A further aspect of the present invention includes a method and apparatus for incorporating at least a zipper monofilament in the so-formed fabric by first preforming the head and prescoring at the bending points of the zipper loop on the monofilament, introducing the monofilament as a warp yarn and hooking the monofilament warp yarn to pass it outwardly of the fabric through the knitted selvedge being formed, while the monofilament is being anchored and held at the bending points by at least a wire weaving as mock warp filament.
BRIEF DESCRIPTION OF THE DRAWINGS
Having thus generally described the nature of the invention, reference will now be made to the accompanying drawings, showing by way of illustration, a preferred embodiment thereof, and in which:
FIG. 1 is a perspective view of a typical elongated fabric showing the double pick weft threads forming the selvedges on either side edge of the fabric;
FIG. 2 is a fragmentary side elevation showing the apparatus in accordance with a preferred embodiment of the present invention;
FIG. 3 is a fragmentary top plan view of the apparatus shown in FIG. 2, but showing partially the fabric being woven in the shed path;
FIG. 4 is a fragmentary top plan view similar to FIG. 3 with part of the element removed and showing in dotted lines different positions of the apparatus;
FIG. 5 is a schematic diagram showing successive positions of the double-headed latch needle as it is being moved by the apparatus shown in FIGS. 2 to 4;
FIGS. 6, 7 and 8 are schematic top plan views showing successive steps of the apparatus;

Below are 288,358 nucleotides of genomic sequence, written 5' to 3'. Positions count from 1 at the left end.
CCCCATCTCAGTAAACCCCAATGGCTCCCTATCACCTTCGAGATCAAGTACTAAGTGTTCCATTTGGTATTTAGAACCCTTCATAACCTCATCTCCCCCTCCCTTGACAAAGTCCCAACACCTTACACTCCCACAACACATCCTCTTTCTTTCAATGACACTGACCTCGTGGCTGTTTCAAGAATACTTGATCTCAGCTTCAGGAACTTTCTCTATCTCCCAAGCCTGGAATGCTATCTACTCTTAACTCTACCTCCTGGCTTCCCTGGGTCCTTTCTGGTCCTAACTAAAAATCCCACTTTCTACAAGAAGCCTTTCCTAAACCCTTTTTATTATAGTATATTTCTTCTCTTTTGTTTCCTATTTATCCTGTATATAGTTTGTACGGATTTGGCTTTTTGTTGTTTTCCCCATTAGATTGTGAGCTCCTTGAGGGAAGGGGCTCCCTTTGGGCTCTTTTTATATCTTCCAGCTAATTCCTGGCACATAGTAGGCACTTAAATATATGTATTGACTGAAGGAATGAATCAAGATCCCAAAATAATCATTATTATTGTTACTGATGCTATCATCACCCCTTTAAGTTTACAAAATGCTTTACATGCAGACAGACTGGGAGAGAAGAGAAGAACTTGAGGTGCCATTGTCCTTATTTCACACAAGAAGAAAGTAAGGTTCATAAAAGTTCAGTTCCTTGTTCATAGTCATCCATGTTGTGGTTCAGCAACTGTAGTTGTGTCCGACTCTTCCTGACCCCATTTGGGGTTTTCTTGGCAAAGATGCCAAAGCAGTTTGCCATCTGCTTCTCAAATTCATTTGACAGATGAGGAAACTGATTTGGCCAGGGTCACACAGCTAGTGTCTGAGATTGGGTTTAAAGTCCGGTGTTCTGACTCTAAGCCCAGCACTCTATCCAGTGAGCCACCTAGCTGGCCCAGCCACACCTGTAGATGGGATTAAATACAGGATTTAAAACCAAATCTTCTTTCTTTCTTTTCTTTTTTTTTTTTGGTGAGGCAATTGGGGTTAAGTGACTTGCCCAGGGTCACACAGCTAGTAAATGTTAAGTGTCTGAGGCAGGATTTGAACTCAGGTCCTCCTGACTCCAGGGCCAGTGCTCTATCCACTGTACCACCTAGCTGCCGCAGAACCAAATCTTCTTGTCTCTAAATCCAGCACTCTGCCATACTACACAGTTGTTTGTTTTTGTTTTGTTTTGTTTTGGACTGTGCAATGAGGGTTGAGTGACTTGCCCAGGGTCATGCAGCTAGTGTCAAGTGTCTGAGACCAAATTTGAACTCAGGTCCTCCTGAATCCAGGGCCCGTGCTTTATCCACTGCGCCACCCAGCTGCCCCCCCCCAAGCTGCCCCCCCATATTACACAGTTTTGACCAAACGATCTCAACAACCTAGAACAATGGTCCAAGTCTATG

FIG. 9 is a fragmentary enlarged top plan view of a detail of another embodiment of the present invention; and
FIG. 10 is a fragmentary enlarged perspective view of the fabric with a monofilament zipper incorporated therein.
DESCRIPTION OF THE PREFERRED EMBODIMENTS
Referring to FIG. 1, there is shown a tape 15 made up of a plurality of warp yarns 10. A weft yarn 19 extends along the left side of the fabric in FIG. 1 while the weft yarn 21 extends along the right side of the fabric. Both weft yarns 19 and 21 pass alternately through the warp yarns 10 and are in the form of double picks 23 and 25 respectively. The first weft double pick 23 extends from left to right between the warp yarns 15 to form a loop 27 on the right-hand side of the fabric. The second weft double pick 25 passes through the loop 27 on the right-hand side of the fabric from right to left through the warp yarns 15 to form on the left-hand side of the fabric a loop 29. The double pick 23a now passes through the loop 29 and forms a new loop 27a on the righthand side of the fabric. The loops 27 and 29 form the selvedges on either edge of the fabric.
The loops 27 and 29 are formed by a double headed latch needle 31 having hooks 33 and 35 with respective latches 34 and 36 shown, for instance, in FIG. 3.
An upright shaft is journaled in a suitable frame (not shown), and an arm 39 is fixed to the shaft 37. Suitable mechanical means are provided to oscillate the shaft 37 by means of the arm 39. The shaft 37 is provided with four vertical slots 41, 43, 45 and 47. Collars 49 and 51 engage the slots 41, 43, 45 and 47 and are adapted to oscillate with the shaft 37. However, the collars 49 and 51 can slide on the shaft 37 along a vertical axis.